There are examples of the endpoints related to the focus areas on the right-hand side of the figure.

The individual projects

Projects range from basic research, including hypothesis-generating studies and methodology development, to intervention and implementation studies.



The Centre for Patient Communication is a strategic research initiative based at Lillebælt Hospital.

The centre is organised under the Health Services Research Unit, and managed by the Head of Research, Professor Jette Ammentorp.

The Health Services Research Unit is an interdisciplinary unit at Lillebælt Hospital, affiliated with the Department of Regional Health Services Research, University of Southern Denmark.

An International Advisory Board - 'Healing Health Communication' - has been established for the research programme, and a User Panel has been set up for the Centre for Patient Communication.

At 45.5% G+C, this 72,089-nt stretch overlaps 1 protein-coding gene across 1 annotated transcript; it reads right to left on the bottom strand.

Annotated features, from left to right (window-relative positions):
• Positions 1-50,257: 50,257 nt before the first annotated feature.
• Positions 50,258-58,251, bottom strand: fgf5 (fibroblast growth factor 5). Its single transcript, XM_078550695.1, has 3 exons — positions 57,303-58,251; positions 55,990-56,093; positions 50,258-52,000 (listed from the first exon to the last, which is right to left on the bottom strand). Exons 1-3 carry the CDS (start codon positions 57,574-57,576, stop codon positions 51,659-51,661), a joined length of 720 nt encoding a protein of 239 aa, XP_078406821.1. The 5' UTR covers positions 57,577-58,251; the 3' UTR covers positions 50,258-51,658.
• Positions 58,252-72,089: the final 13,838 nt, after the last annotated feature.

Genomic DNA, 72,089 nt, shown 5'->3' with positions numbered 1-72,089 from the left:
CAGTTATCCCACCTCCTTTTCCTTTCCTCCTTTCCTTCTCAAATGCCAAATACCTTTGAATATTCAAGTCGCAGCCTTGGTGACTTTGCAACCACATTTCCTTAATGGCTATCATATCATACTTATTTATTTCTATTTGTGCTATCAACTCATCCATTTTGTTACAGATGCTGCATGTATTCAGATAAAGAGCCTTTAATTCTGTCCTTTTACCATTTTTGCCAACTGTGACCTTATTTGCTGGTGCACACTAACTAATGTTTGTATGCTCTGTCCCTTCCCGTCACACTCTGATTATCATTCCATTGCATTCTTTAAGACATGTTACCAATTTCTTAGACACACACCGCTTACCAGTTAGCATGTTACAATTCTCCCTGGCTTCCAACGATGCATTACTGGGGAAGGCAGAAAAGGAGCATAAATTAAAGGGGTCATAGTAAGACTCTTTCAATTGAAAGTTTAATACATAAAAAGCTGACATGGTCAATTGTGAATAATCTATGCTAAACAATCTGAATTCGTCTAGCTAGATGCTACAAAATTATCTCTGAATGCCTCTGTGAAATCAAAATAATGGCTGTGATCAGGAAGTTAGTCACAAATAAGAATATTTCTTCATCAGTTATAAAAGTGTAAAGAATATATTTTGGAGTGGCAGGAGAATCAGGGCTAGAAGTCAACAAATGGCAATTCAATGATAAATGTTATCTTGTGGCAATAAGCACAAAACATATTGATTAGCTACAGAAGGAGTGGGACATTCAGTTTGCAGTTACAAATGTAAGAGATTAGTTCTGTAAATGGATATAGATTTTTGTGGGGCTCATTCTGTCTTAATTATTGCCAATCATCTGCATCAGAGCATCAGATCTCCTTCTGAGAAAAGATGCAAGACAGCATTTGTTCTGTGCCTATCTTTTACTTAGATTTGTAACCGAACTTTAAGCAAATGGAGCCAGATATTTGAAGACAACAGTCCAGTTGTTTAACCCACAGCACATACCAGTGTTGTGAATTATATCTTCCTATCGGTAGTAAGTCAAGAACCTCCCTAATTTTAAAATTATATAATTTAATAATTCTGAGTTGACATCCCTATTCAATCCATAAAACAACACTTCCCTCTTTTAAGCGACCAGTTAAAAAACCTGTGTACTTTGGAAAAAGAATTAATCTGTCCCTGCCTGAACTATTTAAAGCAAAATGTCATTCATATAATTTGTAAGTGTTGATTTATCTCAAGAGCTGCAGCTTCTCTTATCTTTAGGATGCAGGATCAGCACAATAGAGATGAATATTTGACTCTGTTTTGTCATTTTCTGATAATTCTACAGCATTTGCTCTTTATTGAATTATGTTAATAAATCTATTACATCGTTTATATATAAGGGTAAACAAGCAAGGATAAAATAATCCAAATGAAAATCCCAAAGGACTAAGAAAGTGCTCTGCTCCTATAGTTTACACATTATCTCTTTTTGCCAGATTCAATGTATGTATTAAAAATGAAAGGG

“Perhaps the real goal of medicine should be to support patients in their healing journey, to help patients move towards life with a greater sense of connection and meaning, and a new relationship to wounding and suffering” Tom Hutchinson (43)




  1. Cassell EJ. The nature of Healing:The modern practice of medicin. Oxford: Oxford University Press; 2012.
  2. Cassell EJ. Suffering, Whole person care, and the goals of medicine. In: Hutchinson T, editor. Whole person care: a new paradigm for the 21st century. New York, NY: Springer Science and Business Media, LLC; 2011. p. 9-22.
  3. Hutchinson T. Whole person care: a new paradigm for the 21st century. New York, NY: Springer Science and Business Media, LLC;; 2011.
  4. Gawande A. Being Mortal. Illness, medicin and what matteres in the end. London Profile Books LTD; 2014.
  5. Krasner MS, Epstein RM, Beckman H, Suchman AL, Chapman B, Mooney CJ, et al. Association of an educational program in mindful communication with burnout, empathy, and attitudes among primary care physicians. JAMA. 2009;302(12):1284-93.
  6. Epstein RM. Mindful practice. JAMA. 1999;282(9):833-9.
  7. McNamara H, Boudreau JD. Whole person care: a new paradigm for the 21st century. . In: T. H, editor. New York, NY:: Springer Science and Business Media, LLC; 2011. p. 183-200.
  8. Puddester D. The Canadian Medical Association's Policy on Physician Health and Well-being. West J Med. 2001;174(1):5-7.